— Fraudsters whose proposals are rejected on the grounds of incomplete, non standard age proof or financial documents, are found to re-enter the company without complete verification on submission of alternate proofs.
— Fraudsters who were denied the policy either on financial or medical grounds, are found to re-enter the company as de-duplication, as the system is not equipped well enough to identify the customers even with minor changes.
— Data of declined proposals are not shared within the industry which makes it vulnerable to fraud. Fraudsters can enter other companies with fresh sets of medicals and financial documents and are accepted at standard rates.
— Nominee details are captured in the proposal without requirement of the signature and proof of identification.

II] Leakage Post Login stage:

— With increase in privatization and competition, underwriting has taken a backstage. From short forms, increase in non-medicals limits and waiving of financials, the relaxation of processes has opened the gates to fraudulent claims.
— Decrease in TAT [Turn around Time] to as low as 5 minutes per case has further hampered the quality of underwriting.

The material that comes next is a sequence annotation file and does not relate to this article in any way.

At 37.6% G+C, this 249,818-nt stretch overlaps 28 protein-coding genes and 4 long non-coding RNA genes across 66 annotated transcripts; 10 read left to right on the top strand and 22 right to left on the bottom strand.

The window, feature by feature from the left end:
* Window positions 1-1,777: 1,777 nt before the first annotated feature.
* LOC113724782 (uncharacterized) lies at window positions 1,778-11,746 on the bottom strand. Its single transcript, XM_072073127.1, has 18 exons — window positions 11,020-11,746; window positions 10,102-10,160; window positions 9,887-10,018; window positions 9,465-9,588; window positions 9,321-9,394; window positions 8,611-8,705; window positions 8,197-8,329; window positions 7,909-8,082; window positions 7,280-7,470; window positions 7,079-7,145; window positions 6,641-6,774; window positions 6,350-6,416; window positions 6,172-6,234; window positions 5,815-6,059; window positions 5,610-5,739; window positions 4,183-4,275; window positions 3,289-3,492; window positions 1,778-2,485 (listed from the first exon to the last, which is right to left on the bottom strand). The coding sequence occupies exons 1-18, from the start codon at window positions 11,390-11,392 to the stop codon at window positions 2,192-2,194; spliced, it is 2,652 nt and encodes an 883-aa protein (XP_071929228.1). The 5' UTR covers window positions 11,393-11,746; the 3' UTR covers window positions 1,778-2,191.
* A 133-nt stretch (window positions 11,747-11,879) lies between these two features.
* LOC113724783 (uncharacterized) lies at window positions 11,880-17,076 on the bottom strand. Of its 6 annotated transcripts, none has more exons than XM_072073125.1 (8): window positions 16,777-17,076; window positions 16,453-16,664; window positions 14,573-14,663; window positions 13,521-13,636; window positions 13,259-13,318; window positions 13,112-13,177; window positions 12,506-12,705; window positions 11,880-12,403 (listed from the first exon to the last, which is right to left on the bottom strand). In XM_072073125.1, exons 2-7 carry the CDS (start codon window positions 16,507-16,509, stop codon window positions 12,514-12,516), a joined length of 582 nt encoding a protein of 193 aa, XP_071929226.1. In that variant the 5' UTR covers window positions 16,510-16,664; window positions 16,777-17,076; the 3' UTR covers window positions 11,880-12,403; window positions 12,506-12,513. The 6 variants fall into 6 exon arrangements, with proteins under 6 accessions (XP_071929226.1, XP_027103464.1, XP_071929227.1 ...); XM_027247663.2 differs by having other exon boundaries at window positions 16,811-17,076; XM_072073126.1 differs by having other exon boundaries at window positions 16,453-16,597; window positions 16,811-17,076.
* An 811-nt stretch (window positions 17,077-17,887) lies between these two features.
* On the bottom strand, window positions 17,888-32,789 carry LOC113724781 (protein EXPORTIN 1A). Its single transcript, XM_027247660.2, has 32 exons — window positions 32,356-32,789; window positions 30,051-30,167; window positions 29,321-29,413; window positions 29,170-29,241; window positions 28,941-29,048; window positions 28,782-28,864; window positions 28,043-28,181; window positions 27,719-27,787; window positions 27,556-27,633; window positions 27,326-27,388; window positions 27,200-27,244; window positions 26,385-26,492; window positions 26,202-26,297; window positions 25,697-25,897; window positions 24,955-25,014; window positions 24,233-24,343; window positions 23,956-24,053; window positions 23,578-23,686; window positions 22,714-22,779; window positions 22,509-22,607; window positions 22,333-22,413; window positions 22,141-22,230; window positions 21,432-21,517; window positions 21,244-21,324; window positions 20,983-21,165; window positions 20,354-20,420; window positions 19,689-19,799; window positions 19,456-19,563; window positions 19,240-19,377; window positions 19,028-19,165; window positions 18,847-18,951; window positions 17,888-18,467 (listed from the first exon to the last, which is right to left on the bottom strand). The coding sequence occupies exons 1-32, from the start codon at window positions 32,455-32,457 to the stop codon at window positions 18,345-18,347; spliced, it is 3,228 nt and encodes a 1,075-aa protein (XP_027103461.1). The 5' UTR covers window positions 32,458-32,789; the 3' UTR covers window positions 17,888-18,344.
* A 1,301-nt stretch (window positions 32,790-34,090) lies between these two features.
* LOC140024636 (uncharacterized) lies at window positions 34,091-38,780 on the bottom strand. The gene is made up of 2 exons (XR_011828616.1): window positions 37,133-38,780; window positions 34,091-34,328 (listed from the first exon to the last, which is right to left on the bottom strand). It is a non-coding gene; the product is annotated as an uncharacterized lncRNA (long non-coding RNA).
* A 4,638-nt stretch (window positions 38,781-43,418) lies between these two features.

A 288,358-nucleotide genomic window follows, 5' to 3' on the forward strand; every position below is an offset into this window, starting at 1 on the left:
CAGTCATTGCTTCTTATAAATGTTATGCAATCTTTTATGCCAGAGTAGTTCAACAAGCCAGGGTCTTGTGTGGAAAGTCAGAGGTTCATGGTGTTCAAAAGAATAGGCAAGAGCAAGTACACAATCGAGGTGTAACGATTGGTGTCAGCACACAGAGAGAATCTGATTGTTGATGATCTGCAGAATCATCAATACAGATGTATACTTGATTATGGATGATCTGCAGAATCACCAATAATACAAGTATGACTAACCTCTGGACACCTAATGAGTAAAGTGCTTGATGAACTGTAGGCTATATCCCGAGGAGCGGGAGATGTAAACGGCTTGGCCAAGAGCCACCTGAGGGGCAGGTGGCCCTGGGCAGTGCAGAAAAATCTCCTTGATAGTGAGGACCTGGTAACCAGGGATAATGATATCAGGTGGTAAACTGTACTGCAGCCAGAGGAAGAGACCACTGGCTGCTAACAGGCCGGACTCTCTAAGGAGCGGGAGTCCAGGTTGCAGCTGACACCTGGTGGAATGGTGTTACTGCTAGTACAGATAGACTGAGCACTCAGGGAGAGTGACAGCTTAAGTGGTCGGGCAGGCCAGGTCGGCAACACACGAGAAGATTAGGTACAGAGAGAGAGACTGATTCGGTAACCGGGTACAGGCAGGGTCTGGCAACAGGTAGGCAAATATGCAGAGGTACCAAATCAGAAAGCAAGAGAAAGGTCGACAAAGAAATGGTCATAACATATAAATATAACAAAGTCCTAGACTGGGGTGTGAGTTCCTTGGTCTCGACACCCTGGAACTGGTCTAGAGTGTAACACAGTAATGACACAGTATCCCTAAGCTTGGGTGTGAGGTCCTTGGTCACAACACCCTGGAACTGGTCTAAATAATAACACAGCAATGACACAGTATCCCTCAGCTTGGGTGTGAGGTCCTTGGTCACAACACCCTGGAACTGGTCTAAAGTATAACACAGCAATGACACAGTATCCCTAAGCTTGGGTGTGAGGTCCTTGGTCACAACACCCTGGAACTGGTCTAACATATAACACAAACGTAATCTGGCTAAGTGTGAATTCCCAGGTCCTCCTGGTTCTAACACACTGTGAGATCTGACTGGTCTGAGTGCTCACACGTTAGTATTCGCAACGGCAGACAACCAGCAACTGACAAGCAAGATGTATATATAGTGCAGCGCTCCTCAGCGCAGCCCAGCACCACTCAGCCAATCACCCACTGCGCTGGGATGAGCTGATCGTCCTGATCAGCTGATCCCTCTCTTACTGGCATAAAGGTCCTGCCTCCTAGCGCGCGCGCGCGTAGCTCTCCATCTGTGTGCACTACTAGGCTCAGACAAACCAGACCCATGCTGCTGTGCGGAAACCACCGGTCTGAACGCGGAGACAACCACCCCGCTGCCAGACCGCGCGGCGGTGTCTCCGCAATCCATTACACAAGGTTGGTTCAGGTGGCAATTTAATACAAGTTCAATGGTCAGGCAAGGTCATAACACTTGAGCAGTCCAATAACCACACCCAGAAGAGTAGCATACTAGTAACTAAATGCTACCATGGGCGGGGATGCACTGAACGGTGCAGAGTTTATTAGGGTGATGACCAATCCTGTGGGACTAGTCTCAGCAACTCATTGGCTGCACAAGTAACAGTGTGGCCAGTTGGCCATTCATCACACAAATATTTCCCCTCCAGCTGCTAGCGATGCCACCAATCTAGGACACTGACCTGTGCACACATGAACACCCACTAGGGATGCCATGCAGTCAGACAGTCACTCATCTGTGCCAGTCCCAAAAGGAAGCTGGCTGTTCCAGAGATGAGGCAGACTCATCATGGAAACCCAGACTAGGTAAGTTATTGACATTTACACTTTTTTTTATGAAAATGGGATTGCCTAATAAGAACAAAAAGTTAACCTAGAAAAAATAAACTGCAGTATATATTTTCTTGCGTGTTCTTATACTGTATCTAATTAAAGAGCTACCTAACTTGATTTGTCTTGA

— Various contests, floated on month ends and year ends, are pushing in cases which are not acceptable in normal due course of time.

III] Leakage during Policy Servicing:

— Change in Beneficiary, post login stage is increasing. The numbers are alarming and found to be ignored and the fraudster gets an easy access to the policy benefits.
— Revival with most of the policies are accepted up to 6 months without any declaration of good health nor any proof of insurability. Such revivals are called simple revivals and have opened gates to fraudulent claims which are difficult to defend at the claims stage.

IV] Leakage at Claims Stage:

— Focus of the Insurance industry was towards development of Underwriting professionals so far and hence, there is lack of trained professionals in claims.
— Lack of claims systems/technology to detect fraud at the claims stage. Maintaining of claims manually on a spreadsheet leading to errors and open to Internal fraud by the employees.